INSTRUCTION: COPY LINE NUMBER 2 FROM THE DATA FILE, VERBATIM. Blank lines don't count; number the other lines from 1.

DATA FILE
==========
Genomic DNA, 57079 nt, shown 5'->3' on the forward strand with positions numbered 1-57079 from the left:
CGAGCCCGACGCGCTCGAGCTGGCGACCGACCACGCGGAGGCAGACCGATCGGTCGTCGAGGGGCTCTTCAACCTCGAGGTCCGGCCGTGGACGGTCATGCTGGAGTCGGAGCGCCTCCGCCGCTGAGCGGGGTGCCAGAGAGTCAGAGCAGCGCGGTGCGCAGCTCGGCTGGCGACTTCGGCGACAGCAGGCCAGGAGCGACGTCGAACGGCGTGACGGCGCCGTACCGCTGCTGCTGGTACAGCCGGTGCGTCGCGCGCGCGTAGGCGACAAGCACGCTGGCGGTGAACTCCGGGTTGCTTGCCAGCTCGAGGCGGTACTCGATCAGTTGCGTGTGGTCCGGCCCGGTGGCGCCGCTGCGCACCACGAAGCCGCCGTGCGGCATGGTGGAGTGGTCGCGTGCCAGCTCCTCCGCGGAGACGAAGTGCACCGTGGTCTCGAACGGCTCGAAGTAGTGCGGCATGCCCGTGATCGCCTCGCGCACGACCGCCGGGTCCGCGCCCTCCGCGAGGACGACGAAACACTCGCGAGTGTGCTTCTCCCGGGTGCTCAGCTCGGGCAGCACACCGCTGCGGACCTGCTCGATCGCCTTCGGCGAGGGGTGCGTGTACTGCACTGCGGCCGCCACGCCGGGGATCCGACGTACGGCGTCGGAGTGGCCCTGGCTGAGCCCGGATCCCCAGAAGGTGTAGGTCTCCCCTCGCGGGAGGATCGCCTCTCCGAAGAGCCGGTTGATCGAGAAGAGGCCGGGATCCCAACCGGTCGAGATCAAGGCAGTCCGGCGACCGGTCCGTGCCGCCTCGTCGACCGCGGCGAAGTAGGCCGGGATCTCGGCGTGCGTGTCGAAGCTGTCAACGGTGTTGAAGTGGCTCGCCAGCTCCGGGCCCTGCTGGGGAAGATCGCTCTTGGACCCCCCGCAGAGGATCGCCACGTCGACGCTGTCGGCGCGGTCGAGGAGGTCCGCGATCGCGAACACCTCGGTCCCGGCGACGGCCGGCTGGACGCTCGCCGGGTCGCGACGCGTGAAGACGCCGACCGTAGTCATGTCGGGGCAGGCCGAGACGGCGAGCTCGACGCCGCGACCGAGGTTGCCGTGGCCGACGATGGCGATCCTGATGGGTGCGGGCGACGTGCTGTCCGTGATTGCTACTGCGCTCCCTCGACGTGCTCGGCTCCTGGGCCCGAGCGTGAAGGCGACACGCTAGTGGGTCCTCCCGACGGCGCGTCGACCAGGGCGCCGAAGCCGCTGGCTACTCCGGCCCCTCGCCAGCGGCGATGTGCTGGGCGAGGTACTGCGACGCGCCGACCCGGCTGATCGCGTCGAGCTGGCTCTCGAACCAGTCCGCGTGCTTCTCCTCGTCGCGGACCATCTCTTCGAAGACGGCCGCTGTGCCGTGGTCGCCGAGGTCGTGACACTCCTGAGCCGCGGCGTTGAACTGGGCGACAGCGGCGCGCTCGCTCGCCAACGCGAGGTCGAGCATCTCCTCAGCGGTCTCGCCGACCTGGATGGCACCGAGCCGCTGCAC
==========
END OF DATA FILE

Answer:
CGAGCCCGACGCGCTCGAGCTGGCGACCGACCACGCGGAGGCAGACCGATCGGTCGTCGAGGGGCTCTTCAACCTCGAGGTCCGGCCGTGGACGGTCATGCTGGAGTCGGAGCGCCTCCGCCGCTGAGCGGGGTGCCAGAGAGTCAGAGCAGCGCGGTGCGCAGCTCGGCTGGCGACTTCGGCGACAGCAGGCCAGGAGCGACGTCGAACGGCGTGACGGCGCCGTACCGCTGCTGCTGGTACAGCCGGTGCGTCGCGCGCGCGTAGGCGACAAGCACGCTGGCGGTGAACTCCGGGTTGCTTGCCAGCTCGAGGCGGTACTCGATCAGTTGCGTGTGGTCCGGCCCGGTGGCGCCGCTGCGCACCACGAAGCCGCCGTGCGGCATGGTGGAGTGGTCGCGTGCCAGCTCCTCCGCGGAGACGAAGTGCACCGTGGTCTCGAACGGCTCGAAGTAGTGCGGCATGCCCGTGATCGCCTCGCGCACGACCGCCGGGTCCGCGCCCTCCGCGAGGACGACGAAACACTCGCGAGTGTGCTTCTCCCGGGTGCTCAGCTCGGGCAGCACACCGCTGCGGACCTGCTCGATCGCCTTCGGCGAGGGGTGCGTGTACTGCACTGCGGCCGCCACGCCGGGGATCCGACGTACGGCGTCGGAGTGGCCCTGGCTGAGCCCGGATCCCCAGAAGGTGTAGGTCTCCCCTCGCGGGAGGATCGCCTCTCCGAAGAGCCGGTTGATCGAGAAGAGGCCGGGATCCCAACCGGTCGAGATCAAGGCAGTCCGGCGACCGGTCCGTGCCGCCTCGTCGACCGCGGCGAAGTAGGCCGGGATCTCGGCGTGCGTGTCGAAGCTGTCAACGGTGTTGAAGTGGCTCGCCAGCTCCGGGCCCTGCTGGGGAAGATCGCTCTTGGACCCCCCGCAGAGGATCGCCACGTCGACGCTGTCGGCGCGGTCGAGGAGGTCCGCGATCGCGAACACCTCGGTCCCGGCGACGGCCGGCTGGACGCTCGCCGGGTCGCGACGCGTGAAGACGCCGACCGTAGTCATGTCGGGGCAGGCCGAGACGGCGAGCTCGACGCCGCGACCGAGGTTGCCGTGGCCGACGATGGCGATCCTGATGGGTGCGGGCGACGTGCTGTCCGTGATTGCTACTGCGCTCCCTCGACGTGCTCGGCTCCTGGGCCCGAGCGTGAAGGCGACACGCTAGTGGGTCCTCCCGACGGCGCGTCGACCAGGGCGCCGAAGCCGCTGGCTACTCCGGCCCCTCGCCAGCGGCGATGTGCTGGGCGAGGTACTGCGACGCGCCGACCCGGCTGATCGCGTCGAGCTGGCTCTCGAACCAGTCCGCGTGCTTCTCCTCGTCGCGGACCATCTCTTCGAAGACGGCCGCTGTGCCGTGGTCGCCGAGGTCGTGACACTCCTGAGCCGCGGCGTTGAACTGGGCGACAGCGGCGCGCTCGCTCGCCAACGCGAGGTCGAGCATCTCCTCAGCGGTCTCGCCGACCTGGATGGCACCGAGCCGCTGCAC